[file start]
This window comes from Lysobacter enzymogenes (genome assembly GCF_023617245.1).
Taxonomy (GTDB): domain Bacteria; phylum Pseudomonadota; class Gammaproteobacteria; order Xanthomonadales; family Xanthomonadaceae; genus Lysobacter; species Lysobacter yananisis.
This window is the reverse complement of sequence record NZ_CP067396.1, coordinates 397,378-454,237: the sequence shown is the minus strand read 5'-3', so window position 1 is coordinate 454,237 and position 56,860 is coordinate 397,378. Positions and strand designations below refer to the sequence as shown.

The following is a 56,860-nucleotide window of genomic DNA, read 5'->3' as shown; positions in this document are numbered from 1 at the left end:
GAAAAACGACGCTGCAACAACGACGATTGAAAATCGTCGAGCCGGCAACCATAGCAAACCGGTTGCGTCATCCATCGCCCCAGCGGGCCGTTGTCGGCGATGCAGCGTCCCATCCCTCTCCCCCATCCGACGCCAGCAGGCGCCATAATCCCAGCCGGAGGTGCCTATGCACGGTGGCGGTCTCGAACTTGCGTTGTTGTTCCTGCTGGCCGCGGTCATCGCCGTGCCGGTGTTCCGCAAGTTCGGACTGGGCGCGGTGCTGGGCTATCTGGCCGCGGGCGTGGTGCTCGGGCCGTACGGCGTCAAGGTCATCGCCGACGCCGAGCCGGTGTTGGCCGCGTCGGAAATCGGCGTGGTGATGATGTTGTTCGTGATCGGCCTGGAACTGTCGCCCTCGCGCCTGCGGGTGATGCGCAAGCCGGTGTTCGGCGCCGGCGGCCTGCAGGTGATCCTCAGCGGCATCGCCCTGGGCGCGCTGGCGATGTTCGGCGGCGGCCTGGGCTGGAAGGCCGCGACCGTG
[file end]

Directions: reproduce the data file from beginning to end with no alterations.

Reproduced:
This window comes from Lysobacter enzymogenes (genome assembly GCF_023617245.1).
Taxonomy (GTDB): domain Bacteria; phylum Pseudomonadota; class Gammaproteobacteria; order Xanthomonadales; family Xanthomonadaceae; genus Lysobacter; species Lysobacter yananisis.
This window is the reverse complement of sequence record NZ_CP067396.1, coordinates 397,378-454,237: the sequence shown is the minus strand read 5'-3', so window position 1 is coordinate 454,237 and position 56,860 is coordinate 397,378. Positions and strand designations below refer to the sequence as shown.

The following is a 56,860-nucleotide window of genomic DNA, read 5'->3' as shown; positions in this document are numbered from 1 at the left end:
GAAAAACGACGCTGCAACAACGACGATTGAAAATCGTCGAGCCGGCAACCATAGCAAACCGGTTGCGTCATCCATCGCCCCAGCGGGCCGTTGTCGGCGATGCAGCGTCCCATCCCTCTCCCCCATCCGACGCCAGCAGGCGCCATAATCCCAGCCGGAGGTGCCTATGCACGGTGGCGGTCTCGAACTTGCGTTGTTGTTCCTGCTGGCCGCGGTCATCGCCGTGCCGGTGTTCCGCAAGTTCGGACTGGGCGCGGTGCTGGGCTATCTGGCCGCGGGCGTGGTGCTCGGGCCGTACGGCGTCAAGGTCATCGCCGACGCCGAGCCGGTGTTGGCCGCGTCGGAAATCGGCGTGGTGATGATGTTGTTCGTGATCGGCCTGGAACTGTCGCCCTCGCGCCTGCGGGTGATGCGCAAGCCGGTGTTCGGCGCCGGCGGCCTGCAGGTGATCCTCAGCGGCATCGCCCTGGGCGCGCTGGCGATGTTCGGCGGCGGCCTGGGCTGGAAGGCCGCGACCGTG